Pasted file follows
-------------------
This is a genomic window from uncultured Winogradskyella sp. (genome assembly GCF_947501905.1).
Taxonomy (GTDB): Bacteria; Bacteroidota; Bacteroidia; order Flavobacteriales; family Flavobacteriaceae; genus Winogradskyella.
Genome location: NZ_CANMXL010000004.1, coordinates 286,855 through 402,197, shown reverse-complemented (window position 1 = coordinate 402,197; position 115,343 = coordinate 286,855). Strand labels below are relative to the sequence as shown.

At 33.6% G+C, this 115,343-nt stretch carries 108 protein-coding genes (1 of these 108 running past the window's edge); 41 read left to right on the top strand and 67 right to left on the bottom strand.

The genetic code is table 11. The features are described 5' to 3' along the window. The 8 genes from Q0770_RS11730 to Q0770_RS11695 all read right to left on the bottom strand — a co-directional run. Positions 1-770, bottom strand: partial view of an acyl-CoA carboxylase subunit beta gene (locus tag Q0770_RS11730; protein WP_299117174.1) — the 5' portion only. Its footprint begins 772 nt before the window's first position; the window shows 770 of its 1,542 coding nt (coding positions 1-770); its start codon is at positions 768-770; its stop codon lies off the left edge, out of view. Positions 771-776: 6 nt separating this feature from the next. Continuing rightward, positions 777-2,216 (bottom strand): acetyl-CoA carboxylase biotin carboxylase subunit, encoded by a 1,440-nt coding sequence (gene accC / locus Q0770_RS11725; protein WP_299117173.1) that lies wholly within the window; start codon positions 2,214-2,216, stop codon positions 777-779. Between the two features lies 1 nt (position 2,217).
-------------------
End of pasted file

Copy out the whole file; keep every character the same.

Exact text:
This is a genomic window from uncultured Winogradskyella sp. (genome assembly GCF_947501905.1).
Taxonomy (GTDB): Bacteria; Bacteroidota; Bacteroidia; order Flavobacteriales; family Flavobacteriaceae; genus Winogradskyella.
Genome location: NZ_CANMXL010000004.1, coordinates 286,855 through 402,197, shown reverse-complemented (window position 1 = coordinate 402,197; position 115,343 = coordinate 286,855). Strand labels below are relative to the sequence as shown.

At 33.6% G+C, this 115,343-nt stretch carries 108 protein-coding genes (1 of these 108 running past the window's edge); 41 read left to right on the top strand and 67 right to left on the bottom strand.

The genetic code is table 11. The features are described 5' to 3' along the window. The 8 genes from Q0770_RS11730 to Q0770_RS11695 all read right to left on the bottom strand — a co-directional run. Positions 1-770, bottom strand: partial view of an acyl-CoA carboxylase subunit beta gene (locus tag Q0770_RS11730; protein WP_299117174.1) — the 5' portion only. Its footprint begins 772 nt before the window's first position; the window shows 770 of its 1,542 coding nt (coding positions 1-770); its start codon is at positions 768-770; its stop codon lies off the left edge, out of view. Positions 771-776: 6 nt separating this feature from the next. Continuing rightward, positions 777-2,216 (bottom strand): acetyl-CoA carboxylase biotin carboxylase subunit, encoded by a 1,440-nt coding sequence (gene accC / locus Q0770_RS11725; protein WP_299117173.1) that lies wholly within the window; start codon positions 2,214-2,216, stop codon positions 777-779. Between the two features lies 1 nt (position 2,217).